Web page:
They say when you lose a loved one, all the of “firsts” are hard. It’s true. They are. Yesterday was our first Father’s Day without the father.
UGH. I had suggested to the kids that they ignore Facebook or Instagram for the day. Everyone has all their pictures with their dads….or some meme’ about a Dad being in heaven. It’s just not fun to think about right now….those people who still have dads….those people who like my kids, lost theirs.
Several years ago when Kramer and I were getting close to having an empty nest, I started pestering Kramer and asking if we could do foster care. I wasn’t ready to have a house with no kids in it. I love kids and this seemed to be a good idea to me. We talked about it on and off for over a year. I was always gung-ho and he was always dragging his feet.
I finally cornered him on a trip in a car one day. I said, “Everytime I mention doing foster care, you always drag your feet. You never say no but you never say yes.”
Here’s what he told me….
He said he didn’t think he was a good dad. He didn’t make it to all the kids’ ball games. He wasn’t the cuddle on you lap type of dad. He didn’t do a lot of the personal care with the kids. He thought he wasn’t a good enough dad to the kids he already had and he didn’t think he could do better with more kids.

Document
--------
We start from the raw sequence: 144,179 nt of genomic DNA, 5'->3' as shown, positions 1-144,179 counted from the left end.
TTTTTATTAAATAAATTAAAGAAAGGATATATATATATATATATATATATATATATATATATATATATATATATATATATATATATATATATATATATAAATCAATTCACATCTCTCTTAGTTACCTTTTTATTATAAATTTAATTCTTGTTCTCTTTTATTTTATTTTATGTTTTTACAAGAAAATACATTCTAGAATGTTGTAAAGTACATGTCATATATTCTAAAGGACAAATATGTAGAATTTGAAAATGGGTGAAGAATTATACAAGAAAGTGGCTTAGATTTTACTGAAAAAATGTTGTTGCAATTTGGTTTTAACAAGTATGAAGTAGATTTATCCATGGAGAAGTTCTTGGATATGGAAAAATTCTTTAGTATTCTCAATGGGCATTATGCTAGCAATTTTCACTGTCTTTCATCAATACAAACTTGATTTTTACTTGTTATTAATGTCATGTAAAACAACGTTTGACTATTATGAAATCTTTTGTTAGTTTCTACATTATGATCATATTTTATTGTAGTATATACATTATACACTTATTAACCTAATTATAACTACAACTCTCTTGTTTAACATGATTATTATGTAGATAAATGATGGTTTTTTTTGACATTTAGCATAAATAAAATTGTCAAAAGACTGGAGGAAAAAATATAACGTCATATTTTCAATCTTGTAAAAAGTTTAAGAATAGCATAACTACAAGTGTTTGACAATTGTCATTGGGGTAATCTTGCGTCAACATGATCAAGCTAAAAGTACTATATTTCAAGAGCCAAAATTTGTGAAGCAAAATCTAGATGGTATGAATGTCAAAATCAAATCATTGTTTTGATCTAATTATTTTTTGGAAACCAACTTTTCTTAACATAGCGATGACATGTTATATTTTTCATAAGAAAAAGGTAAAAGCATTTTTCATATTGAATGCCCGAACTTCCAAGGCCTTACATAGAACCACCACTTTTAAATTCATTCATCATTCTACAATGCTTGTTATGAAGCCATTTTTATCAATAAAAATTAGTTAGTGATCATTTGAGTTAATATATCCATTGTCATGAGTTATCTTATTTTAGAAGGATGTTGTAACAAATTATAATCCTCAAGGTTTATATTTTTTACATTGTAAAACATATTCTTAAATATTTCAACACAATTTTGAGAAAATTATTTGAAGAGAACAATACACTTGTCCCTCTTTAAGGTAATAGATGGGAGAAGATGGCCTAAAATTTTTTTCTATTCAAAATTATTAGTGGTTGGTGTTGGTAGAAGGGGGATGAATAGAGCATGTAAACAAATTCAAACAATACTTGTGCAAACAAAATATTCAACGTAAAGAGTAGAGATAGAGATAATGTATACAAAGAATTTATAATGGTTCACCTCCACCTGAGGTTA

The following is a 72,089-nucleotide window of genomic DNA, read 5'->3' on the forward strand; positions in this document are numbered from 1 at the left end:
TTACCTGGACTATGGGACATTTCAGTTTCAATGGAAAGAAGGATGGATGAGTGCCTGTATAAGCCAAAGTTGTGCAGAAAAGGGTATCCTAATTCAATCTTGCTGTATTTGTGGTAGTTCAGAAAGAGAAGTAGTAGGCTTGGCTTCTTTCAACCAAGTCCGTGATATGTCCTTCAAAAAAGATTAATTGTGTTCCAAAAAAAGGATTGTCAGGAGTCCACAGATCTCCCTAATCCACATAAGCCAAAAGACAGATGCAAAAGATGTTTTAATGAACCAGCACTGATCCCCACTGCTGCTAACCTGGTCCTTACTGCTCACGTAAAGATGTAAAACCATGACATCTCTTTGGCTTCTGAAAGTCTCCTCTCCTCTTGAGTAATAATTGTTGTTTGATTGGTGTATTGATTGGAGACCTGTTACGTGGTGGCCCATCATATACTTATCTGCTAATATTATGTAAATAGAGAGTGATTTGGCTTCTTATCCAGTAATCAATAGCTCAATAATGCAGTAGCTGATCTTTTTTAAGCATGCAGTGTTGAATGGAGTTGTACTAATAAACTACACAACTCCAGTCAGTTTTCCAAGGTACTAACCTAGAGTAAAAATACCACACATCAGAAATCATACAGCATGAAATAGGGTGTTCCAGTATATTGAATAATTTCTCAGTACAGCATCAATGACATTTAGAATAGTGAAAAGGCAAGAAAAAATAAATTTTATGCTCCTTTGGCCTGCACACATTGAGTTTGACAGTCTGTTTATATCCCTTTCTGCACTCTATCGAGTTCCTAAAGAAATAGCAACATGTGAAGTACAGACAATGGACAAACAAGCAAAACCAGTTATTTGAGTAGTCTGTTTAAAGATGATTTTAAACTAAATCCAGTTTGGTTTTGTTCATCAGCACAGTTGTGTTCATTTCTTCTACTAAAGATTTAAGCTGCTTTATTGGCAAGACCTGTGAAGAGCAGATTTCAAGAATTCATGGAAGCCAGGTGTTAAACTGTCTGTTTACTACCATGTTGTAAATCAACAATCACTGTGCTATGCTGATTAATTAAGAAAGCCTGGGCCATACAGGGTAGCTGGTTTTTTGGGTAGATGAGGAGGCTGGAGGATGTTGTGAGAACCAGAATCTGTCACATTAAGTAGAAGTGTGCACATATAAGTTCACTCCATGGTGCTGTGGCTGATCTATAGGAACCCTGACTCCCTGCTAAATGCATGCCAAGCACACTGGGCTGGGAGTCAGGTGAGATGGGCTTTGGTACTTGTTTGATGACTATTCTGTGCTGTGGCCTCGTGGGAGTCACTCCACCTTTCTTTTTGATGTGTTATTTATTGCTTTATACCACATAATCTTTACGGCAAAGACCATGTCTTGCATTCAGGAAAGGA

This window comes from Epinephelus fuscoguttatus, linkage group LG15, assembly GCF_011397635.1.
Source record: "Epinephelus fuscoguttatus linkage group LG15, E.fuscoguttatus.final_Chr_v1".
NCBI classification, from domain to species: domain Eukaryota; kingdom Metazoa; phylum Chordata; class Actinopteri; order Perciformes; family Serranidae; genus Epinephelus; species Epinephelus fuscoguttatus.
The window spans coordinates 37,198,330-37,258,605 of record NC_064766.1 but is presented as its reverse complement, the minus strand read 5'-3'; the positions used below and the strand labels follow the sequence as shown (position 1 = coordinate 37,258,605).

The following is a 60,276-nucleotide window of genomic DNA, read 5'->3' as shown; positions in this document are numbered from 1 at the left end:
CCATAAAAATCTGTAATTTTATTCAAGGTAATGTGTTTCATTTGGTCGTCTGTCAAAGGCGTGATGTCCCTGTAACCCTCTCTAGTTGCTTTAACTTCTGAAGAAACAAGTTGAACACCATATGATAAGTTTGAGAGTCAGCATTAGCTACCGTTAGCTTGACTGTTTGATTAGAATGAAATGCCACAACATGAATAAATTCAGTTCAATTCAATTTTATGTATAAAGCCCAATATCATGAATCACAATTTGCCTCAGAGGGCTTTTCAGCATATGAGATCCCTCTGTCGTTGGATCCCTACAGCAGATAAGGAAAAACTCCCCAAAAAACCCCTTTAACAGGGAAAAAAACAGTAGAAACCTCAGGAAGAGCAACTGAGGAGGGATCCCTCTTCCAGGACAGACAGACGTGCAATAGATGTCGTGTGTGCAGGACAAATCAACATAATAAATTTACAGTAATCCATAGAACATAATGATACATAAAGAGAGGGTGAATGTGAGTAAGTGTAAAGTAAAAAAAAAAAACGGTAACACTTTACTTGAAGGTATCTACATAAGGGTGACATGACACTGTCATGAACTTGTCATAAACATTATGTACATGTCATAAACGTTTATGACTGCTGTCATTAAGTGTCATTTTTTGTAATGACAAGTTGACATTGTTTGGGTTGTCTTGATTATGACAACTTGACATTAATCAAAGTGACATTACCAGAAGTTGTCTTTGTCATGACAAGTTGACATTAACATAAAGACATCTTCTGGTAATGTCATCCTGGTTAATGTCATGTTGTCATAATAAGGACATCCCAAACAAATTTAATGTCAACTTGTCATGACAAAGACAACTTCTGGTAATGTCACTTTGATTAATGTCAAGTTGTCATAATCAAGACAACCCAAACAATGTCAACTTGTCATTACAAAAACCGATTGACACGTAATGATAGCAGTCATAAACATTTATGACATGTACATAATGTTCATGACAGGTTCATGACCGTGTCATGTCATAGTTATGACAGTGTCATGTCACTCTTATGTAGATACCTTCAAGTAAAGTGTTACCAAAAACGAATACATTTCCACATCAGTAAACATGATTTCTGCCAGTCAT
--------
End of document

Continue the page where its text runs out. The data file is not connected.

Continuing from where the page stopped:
Oh my. That stopped me in my tracks. I immediately thought somewhere down this parenting journey together, I didn’t let him know he was a good dad. I didn’t let him know how much we really appreciated him and the work he did to keep our family together.
I assured him that he was a good dad…a really good dad. I have always considered my own dad a good dad and Kramer was a lot like him. I reminded him that the reason he missed ball games was because he was working and providing for our family. He wasn’t sitting in the bar. I reminded him that if the kids ever needed anything they didn’t go without. I reminded him that he had given the kids lessons in so many things….
-being a good honest hard worker
-being a reliable employee
-being a volunteer
-helping those who need help
-being kind to others
-sense of humor
-doing your best
Sure it’s great for a dad to go to their kids’ ball games….but if they are only going there to put on a show or out of guilt, and not showing their kids these character features that Kramer truly was, what kind of dad are they?
We never did go on to do foster care. But I did work hard to try to remind him regularly that he was a good dad. Sure, he wasn’t outwardly affectionate. He was not as patient as I some…but we all have flaws as parents and human beings….these were trivial.
The good he did for kids…and for me, far outweighed any flaws. I hope he finally figured that out because he really was a good Dad. I have five good kids to prove that.
I sure wish I had known his feelings back when the kids were little and I could have nurtured more positive towards him. If you have sons who are dads (or son-in-laws), or a husband who is a dad, or if you are fortunate to still have your dad, I highly recommend taking the time to remind them of the good they’ve done for the kids in their lives. Do it regularly and just not on Father’s Day. They might be just like Kramer and not realize how good of a Dad they truly are.